Due to the fact that for Muslims the Qur ̓ān provides not only practical guidelines for a righteous life, but the framework of a theoretical worldview, Islamic philosophers have made direct and indirect scriptural allusions that go far beyond rhetorical ornamentation and theological persuasion. For the most part, they have resorted to the Qur ̓ān in order to reinforce their philosophical position. On the other hand, there is a long tradition of Qur ̓ānic exegesis ranging from technical linguistic analysis to rational and esoteric hermeneutics (ta ̓wῑl). With regard to the relationship between the Qur ̓ān and philosophy, the Persian ...


Improvisational Artistry In Live Dance Performance As Embodied And Extended Agency, Aili W. Bresnahan Apr 2014

Improvisational Artistry In Live Dance Performance As Embodied And Extended Agency, Aili W. Bresnahan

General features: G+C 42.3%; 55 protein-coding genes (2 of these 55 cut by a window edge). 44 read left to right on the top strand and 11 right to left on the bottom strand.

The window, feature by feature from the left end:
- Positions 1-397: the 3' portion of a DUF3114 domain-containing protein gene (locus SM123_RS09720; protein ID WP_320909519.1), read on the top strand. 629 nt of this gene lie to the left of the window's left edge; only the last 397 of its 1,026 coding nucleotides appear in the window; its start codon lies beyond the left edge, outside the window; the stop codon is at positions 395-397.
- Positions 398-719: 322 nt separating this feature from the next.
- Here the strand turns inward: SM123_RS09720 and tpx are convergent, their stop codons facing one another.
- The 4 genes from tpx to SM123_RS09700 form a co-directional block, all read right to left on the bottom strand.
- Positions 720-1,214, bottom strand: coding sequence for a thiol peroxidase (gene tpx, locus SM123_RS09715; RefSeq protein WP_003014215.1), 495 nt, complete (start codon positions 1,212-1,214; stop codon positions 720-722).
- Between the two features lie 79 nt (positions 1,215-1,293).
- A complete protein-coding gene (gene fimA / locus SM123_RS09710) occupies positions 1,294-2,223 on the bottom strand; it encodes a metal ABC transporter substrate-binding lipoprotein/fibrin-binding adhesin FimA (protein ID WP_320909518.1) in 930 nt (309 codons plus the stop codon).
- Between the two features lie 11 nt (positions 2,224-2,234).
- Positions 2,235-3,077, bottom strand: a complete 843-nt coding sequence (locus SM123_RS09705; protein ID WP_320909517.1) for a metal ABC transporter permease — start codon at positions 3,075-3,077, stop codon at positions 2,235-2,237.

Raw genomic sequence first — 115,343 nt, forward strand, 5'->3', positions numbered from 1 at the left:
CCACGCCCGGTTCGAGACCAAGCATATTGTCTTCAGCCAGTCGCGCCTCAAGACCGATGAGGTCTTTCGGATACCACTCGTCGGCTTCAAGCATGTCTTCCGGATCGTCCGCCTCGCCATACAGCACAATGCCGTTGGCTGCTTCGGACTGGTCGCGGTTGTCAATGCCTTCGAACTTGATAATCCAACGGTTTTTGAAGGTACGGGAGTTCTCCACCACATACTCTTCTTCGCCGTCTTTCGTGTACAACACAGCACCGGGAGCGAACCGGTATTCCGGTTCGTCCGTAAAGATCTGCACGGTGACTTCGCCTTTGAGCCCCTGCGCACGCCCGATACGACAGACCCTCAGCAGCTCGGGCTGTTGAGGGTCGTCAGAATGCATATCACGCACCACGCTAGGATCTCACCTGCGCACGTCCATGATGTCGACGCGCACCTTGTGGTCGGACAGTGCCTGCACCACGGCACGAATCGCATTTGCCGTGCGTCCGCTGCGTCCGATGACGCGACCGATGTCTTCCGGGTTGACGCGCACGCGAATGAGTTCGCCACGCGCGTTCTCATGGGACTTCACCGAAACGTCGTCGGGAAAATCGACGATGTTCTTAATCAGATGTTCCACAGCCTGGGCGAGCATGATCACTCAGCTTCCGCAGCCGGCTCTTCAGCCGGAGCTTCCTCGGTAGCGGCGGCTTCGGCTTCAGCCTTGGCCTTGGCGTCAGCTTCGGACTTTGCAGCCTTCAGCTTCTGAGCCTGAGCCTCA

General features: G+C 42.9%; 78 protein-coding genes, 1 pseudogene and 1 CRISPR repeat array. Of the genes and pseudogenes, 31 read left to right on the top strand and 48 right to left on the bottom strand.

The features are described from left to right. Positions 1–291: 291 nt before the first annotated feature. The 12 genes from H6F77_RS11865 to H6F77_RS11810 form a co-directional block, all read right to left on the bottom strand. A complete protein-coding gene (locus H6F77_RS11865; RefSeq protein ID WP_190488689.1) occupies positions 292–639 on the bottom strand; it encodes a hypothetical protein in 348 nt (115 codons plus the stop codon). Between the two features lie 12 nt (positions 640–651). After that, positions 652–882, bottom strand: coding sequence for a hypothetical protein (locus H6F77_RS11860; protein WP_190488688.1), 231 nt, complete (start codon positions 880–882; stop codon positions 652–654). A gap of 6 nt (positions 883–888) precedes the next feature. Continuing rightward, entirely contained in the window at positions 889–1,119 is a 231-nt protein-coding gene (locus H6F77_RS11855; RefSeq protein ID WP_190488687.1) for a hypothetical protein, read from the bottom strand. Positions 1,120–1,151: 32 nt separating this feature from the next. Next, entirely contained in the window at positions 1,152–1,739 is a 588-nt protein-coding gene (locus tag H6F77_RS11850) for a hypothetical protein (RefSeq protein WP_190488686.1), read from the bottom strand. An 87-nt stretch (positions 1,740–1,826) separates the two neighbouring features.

Philosophy Faculty Publications

This paper provides an account of improvisational artistry in live dance performance that construes the contribution of the dance performer as a kind of agency. Andy Clark’s theory of the embodied and extended mind is used in order to consider how this account is supported by research on how a thinking-while-doing person navigates the world.

I claim here that while a dance performer’s improvisational artistry does include embodied and extended features that occur outside of the brain and nervous system, this can be construed as “agency” rather than “thought.” Further I claim that trained and individual style accounts ...


An Ernie Banks Season, Steven Gimbel Mar 2014

An Ernie Banks Season, Steven Gimbel

Philosophy Faculty Publications

The dawn of the baseball season is an existential moment. For big market teams with owners willing to pay for marquee players, and general managers who build playoff-bound teams, it is a time of great anticipation.

It's also a time of hope, albeit dim, for those die-hard fans of teams who are off the playoff pace by double digits year in and year out. Their cautious optimism is one that illuminates the human condition. [excerpt]


The Illusion Confusion, Clare E. Batty Mar 2014

The Illusion Confusion, Clare E. Batty

Philosophy Faculty Publications